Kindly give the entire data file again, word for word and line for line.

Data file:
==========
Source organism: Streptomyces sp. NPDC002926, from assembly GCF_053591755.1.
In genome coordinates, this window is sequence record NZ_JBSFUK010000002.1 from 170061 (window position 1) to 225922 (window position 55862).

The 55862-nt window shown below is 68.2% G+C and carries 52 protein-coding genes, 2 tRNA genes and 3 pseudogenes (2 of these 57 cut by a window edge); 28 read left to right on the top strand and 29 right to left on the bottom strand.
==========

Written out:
Source organism: Streptomyces sp. NPDC002926, from assembly GCF_053591755.1.
In genome coordinates, this window is sequence record NZ_JBSFUK010000002.1 from 170061 (window position 1) to 225922 (window position 55862).

The 55862-nt window shown below is 68.2% G+C and carries 52 protein-coding genes, 2 tRNA genes and 3 pseudogenes (2 of these 57 cut by a window edge); 28 read left to right on the top strand and 29 right to left on the bottom strand.